Samantha Bee 42:25
Yeah, last and escape hatch. Yeah, just a little just like even ever. So briefly, I feel like 20 minutes of entertainment now can feel like a Caribbean vacation.
Rachel Bloom 42:38
Samantha Bee 42:42
Like what happened? I unspooled. What in the world? I like to watch patisserie being made. That’s that’s like, Oh my God. It’s just like, all those little buttons. All those little boxes get checked. I’m like, What are they doing with the ganache? How do they make the miracle flavors is perf is perfection. I could see myself that I’m like, oh, was I gone for a while.
Rachel Bloom 43:10
There’s an order to I love watching cooking shows for that reason. Also, because I’m not a cook at all. So I don’t think about like when I’m watching TV comedy, there’s a part of me that’s a little bit at work. Yeah, a little just a little bit but with cooking shows. I’m like, great. Tell me about acid and Saul and my husband is the cook I’m I’m not. Although last night he really fucked up a chicken.
Samantha Bee 43:37
What did he do?
Rachel Bloom 43:38
It was a salt brine that you’re supposed to do for two hours, my husband makes his own pickles. So he now considers himself a pickling expert. So you’re supposed to brine a chicken in like a salt bath for an hour. And he did it for 24 hours. So we bit into at night and my daughter was like, Oh, just making my mouth. He’s making my mouth pucker.
Samantha Bee 44:08
It is lovely to talk to you. And I’m just, I’m just thrilled to get to like, because I’ve seen you places before, but like it’s really nice to just dig in. And I really just enjoy your work so deeply.
Rachel Bloom 44:31
Say obviously same. And on a personal note. I mean, you’re in a similar way. You’re married to someone that you often work with. And you have seemingly like a very functional family and you’re a very functional person and they’re so few. At some point, I want to text you when I’m in New York and let’s hang out. That sounds awesome.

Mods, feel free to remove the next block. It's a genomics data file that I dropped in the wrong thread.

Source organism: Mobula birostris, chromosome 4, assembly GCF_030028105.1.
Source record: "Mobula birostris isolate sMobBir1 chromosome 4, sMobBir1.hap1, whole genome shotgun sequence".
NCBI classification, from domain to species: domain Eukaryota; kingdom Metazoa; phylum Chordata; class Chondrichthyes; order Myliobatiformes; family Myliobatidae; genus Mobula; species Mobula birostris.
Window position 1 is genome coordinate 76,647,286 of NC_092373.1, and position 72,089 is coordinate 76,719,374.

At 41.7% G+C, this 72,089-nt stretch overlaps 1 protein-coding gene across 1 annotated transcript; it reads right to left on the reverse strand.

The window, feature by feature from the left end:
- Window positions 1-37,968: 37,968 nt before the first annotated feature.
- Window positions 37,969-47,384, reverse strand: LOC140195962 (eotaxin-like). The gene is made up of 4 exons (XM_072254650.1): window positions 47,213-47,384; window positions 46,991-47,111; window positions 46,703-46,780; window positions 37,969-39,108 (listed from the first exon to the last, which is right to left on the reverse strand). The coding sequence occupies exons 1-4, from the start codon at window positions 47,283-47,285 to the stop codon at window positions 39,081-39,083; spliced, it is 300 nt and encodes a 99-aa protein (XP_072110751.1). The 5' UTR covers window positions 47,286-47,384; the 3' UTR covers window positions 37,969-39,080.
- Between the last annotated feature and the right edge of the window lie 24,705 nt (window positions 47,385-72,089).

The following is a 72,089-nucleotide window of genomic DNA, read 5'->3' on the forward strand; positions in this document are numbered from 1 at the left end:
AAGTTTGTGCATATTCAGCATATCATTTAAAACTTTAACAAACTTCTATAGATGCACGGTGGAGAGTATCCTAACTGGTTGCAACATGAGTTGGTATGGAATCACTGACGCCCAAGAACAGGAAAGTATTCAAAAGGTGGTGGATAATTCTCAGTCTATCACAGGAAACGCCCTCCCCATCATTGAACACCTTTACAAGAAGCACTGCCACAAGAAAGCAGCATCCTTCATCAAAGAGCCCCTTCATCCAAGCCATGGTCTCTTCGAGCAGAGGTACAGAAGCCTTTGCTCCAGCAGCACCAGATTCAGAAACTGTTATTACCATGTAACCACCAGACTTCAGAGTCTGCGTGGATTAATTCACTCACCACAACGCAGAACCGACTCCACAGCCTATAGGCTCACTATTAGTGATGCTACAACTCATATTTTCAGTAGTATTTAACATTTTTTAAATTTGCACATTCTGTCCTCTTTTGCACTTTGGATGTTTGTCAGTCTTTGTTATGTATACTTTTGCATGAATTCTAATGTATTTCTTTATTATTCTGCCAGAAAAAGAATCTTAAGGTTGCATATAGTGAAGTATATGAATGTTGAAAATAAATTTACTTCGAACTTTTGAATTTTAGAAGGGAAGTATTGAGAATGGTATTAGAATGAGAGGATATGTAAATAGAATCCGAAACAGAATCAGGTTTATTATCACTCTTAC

Samantha Bee 44:53
Anyways, thank you so much.
Like, oh, what a joy And that was Rachel bloom and I had no choice but to look up one thing. She talked about googling herself when she got her first computer and seeing what other Rachel Bloom’s existed and that got me thinking, where are my other Samantha Bee’s at and it turns out there are like 11 other Samantha Bee’s that live in the US that I easily found online. So who other Samantha Bee’s if you’re listening? I don’t know man be cool. We have a name to uphold. Anyway, good news, there’s more Choice Words with Lemonada Premium. Subscribers get exclusive access to bonus content, like a rapid fire trivia based off my interview with Laura Dern and Diane Ladd subscribe now in Apple podcasts. Thank you for listening to Choice Words which was created by and is hosted by me. We’re a production of Lemonada Media, Kathyrn Barnes, […] and Kryssy Pease produce our show. Our mix is by James Barber. Steve Nelson is the vice president of weekly content. Jessica Cordova Kramer, Stephanie Wittles Wachs and I are executive producers. Our theme was composed by […] with help from Johnny Vince Evans . Special thanks to Kristen Everman, Claire Jones, Ivan Kuraev and Rachel Neil. You can find me at @Iamsambee on Twitter and at @realsambee on Instagram. Follow Choice Words wherever you get your podcasts or listen ad free on Amazon music with your Prime membership.